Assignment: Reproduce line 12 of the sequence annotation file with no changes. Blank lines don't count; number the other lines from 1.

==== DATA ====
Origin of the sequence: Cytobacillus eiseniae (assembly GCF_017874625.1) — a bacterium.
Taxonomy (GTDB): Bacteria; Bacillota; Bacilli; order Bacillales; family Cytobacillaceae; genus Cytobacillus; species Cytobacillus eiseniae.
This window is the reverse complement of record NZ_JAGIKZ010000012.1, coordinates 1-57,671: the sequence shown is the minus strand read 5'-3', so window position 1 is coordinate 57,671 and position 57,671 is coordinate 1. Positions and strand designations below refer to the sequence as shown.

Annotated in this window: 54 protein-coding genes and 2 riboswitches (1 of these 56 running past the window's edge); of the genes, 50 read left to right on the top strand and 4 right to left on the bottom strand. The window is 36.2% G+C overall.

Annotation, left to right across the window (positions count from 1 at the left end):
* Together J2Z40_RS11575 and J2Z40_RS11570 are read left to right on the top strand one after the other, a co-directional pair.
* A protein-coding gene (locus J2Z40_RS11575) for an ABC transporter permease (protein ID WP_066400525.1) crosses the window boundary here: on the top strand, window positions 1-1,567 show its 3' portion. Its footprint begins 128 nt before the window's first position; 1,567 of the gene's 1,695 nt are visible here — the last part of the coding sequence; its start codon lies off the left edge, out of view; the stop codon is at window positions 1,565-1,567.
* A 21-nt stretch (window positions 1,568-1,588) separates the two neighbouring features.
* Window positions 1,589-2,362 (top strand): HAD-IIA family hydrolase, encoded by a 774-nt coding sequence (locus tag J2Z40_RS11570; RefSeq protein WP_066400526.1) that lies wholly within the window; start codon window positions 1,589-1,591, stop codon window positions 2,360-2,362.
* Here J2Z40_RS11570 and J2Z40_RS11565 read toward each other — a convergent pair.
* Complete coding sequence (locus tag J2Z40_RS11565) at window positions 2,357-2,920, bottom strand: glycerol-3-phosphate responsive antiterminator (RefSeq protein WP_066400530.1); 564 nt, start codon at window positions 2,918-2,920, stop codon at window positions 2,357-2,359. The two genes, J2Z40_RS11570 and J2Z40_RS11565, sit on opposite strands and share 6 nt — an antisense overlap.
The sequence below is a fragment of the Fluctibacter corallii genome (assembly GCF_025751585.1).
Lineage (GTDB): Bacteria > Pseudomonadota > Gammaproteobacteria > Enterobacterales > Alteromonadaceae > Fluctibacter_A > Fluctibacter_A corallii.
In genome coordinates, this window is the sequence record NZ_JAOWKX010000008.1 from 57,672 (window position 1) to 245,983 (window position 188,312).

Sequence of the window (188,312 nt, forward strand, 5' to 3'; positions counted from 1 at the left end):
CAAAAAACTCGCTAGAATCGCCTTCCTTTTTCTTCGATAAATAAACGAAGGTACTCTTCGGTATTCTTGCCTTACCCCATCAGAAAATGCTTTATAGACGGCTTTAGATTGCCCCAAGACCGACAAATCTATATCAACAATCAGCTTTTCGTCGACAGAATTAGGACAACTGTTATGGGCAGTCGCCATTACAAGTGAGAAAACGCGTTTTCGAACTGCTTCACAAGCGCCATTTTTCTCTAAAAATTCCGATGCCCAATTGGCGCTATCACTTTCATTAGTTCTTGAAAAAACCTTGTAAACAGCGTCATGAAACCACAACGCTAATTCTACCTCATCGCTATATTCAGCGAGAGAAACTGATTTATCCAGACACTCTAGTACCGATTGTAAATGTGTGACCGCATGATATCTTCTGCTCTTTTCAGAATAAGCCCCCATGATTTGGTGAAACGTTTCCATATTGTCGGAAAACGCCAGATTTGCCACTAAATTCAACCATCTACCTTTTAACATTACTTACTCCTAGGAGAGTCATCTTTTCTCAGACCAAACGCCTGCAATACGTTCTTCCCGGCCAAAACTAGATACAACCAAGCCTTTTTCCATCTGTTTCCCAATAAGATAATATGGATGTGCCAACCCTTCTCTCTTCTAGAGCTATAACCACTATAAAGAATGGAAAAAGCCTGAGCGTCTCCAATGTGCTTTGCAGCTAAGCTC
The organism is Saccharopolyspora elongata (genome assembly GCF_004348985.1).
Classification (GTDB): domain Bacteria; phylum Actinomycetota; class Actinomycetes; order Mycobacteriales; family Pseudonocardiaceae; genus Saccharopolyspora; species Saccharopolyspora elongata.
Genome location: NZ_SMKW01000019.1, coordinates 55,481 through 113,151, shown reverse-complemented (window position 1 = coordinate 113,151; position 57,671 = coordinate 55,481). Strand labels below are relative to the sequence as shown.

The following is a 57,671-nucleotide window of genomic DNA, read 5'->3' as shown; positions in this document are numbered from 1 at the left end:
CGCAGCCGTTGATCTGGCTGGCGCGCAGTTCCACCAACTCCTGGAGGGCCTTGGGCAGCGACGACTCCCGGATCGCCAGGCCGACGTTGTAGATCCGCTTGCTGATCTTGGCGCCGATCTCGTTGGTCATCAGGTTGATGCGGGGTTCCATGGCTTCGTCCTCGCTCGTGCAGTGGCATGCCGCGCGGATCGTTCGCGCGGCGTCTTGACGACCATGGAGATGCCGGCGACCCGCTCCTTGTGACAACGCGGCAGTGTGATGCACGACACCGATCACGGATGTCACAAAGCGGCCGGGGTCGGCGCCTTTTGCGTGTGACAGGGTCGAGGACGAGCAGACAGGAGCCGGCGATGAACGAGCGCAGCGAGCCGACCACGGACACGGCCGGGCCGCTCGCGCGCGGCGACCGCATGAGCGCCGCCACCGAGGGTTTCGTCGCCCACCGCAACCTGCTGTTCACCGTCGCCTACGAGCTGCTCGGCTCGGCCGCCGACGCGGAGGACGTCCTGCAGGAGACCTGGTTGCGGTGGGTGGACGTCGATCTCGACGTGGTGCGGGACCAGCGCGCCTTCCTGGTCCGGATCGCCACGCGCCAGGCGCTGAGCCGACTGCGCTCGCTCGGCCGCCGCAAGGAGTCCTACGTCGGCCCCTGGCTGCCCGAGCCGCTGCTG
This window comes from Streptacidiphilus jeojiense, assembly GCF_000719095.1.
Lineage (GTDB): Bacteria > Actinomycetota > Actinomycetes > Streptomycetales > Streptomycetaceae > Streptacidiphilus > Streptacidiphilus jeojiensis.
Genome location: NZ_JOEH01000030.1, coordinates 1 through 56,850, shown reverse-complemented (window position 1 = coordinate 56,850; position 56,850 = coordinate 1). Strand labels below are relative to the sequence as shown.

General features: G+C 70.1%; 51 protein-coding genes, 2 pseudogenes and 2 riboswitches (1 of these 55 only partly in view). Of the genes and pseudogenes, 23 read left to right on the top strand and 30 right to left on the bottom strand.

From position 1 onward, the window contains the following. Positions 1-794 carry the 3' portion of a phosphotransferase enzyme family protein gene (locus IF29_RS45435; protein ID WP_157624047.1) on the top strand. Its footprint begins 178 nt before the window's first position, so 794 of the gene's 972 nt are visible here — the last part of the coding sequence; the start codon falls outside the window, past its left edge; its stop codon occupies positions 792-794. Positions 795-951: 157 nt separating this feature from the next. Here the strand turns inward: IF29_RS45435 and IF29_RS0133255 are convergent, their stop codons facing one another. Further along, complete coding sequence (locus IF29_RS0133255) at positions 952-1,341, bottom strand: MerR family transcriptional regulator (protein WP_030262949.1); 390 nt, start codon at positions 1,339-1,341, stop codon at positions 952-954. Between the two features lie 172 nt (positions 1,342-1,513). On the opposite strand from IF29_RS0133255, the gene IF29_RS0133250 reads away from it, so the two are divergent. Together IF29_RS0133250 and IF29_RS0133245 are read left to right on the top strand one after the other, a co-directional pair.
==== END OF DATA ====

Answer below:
The sequence below is a fragment of the Fluctibacter corallii genome (assembly GCF_025751585.1).